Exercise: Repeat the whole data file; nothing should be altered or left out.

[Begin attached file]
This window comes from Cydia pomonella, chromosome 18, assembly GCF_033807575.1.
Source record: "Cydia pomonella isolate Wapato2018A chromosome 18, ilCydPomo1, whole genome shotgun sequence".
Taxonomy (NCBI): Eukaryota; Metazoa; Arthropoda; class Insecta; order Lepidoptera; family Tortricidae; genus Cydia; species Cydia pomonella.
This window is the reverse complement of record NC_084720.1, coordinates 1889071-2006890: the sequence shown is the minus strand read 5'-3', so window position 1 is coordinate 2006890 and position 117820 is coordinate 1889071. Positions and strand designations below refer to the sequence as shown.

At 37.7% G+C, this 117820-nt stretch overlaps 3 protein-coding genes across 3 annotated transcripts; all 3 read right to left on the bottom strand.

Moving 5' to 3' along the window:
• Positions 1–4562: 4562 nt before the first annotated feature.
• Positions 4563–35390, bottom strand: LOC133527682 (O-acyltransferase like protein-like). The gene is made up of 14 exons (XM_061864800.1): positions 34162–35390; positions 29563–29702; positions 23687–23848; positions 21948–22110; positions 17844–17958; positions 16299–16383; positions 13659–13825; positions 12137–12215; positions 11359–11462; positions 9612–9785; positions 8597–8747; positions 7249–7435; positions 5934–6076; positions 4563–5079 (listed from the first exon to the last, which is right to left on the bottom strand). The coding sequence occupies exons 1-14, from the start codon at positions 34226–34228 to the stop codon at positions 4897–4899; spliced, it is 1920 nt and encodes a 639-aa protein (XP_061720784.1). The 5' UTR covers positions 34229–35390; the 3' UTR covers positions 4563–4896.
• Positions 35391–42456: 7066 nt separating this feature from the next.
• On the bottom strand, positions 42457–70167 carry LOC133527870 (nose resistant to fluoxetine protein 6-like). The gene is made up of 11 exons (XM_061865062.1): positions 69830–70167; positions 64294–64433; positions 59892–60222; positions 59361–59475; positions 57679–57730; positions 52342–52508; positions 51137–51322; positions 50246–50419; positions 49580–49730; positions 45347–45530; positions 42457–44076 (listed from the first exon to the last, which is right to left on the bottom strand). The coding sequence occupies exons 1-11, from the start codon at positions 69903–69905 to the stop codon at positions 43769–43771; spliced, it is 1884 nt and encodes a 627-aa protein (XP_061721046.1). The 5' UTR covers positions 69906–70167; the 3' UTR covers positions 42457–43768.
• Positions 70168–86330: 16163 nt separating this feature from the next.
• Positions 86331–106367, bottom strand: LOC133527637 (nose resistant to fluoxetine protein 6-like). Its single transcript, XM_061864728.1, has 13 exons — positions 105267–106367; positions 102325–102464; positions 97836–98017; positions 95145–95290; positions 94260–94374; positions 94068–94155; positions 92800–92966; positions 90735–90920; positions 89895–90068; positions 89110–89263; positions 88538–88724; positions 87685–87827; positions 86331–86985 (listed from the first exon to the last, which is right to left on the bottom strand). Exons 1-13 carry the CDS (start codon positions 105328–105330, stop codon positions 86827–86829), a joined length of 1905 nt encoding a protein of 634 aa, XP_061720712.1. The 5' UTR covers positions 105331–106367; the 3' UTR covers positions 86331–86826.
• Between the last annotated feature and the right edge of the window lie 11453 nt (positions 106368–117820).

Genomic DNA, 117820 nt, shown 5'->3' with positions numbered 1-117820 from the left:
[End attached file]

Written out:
This window comes from Cydia pomonella, chromosome 18, assembly GCF_033807575.1.
Source record: "Cydia pomonella isolate Wapato2018A chromosome 18, ilCydPomo1, whole genome shotgun sequence".
Taxonomy (NCBI): Eukaryota; Metazoa; Arthropoda; class Insecta; order Lepidoptera; family Tortricidae; genus Cydia; species Cydia pomonella.
This window is the reverse complement of record NC_084720.1, coordinates 1889071-2006890: the sequence shown is the minus strand read 5'-3', so window position 1 is coordinate 2006890 and position 117820 is coordinate 1889071. Positions and strand designations below refer to the sequence as shown.

At 37.7% G+C, this 117820-nt stretch overlaps 3 protein-coding genes across 3 annotated transcripts; all 3 read right to left on the bottom strand.

Moving 5' to 3' along the window:
• Positions 1–4562: 4562 nt before the first annotated feature.
• Positions 4563–35390, bottom strand: LOC133527682 (O-acyltransferase like protein-like). The gene is made up of 14 exons (XM_061864800.1): positions 34162–35390; positions 29563–29702; positions 23687–23848; positions 21948–22110; positions 17844–17958; positions 16299–16383; positions 13659–13825; positions 12137–12215; positions 11359–11462; positions 9612–9785; positions 8597–8747; positions 7249–7435; positions 5934–6076; positions 4563–5079 (listed from the first exon to the last, which is right to left on the bottom strand). The coding sequence occupies exons 1-14, from the start codon at positions 34226–34228 to the stop codon at positions 4897–4899; spliced, it is 1920 nt and encodes a 639-aa protein (XP_061720784.1). The 5' UTR covers positions 34229–35390; the 3' UTR covers positions 4563–4896.
• Positions 35391–42456: 7066 nt separating this feature from the next.
• On the bottom strand, positions 42457–70167 carry LOC133527870 (nose resistant to fluoxetine protein 6-like). The gene is made up of 11 exons (XM_061865062.1): positions 69830–70167; positions 64294–64433; positions 59892–60222; positions 59361–59475; positions 57679–57730; positions 52342–52508; positions 51137–51322; positions 50246–50419; positions 49580–49730; positions 45347–45530; positions 42457–44076 (listed from the first exon to the last, which is right to left on the bottom strand). The coding sequence occupies exons 1-11, from the start codon at positions 69903–69905 to the stop codon at positions 43769–43771; spliced, it is 1884 nt and encodes a 627-aa protein (XP_061721046.1). The 5' UTR covers positions 69906–70167; the 3' UTR covers positions 42457–43768.
• Positions 70168–86330: 16163 nt separating this feature from the next.
• Positions 86331–106367, bottom strand: LOC133527637 (nose resistant to fluoxetine protein 6-like). Its single transcript, XM_061864728.1, has 13 exons — positions 105267–106367; positions 102325–102464; positions 97836–98017; positions 95145–95290; positions 94260–94374; positions 94068–94155; positions 92800–92966; positions 90735–90920; positions 89895–90068; positions 89110–89263; positions 88538–88724; positions 87685–87827; positions 86331–86985 (listed from the first exon to the last, which is right to left on the bottom strand). Exons 1-13 carry the CDS (start codon positions 105328–105330, stop codon positions 86827–86829), a joined length of 1905 nt encoding a protein of 634 aa, XP_061720712.1. The 5' UTR covers positions 105331–106367; the 3' UTR covers positions 86331–86826.
• Between the last annotated feature and the right edge of the window lie 11453 nt (positions 106368–117820).

Genomic DNA, 117820 nt, shown 5'->3' with positions numbered 1-117820 from the left: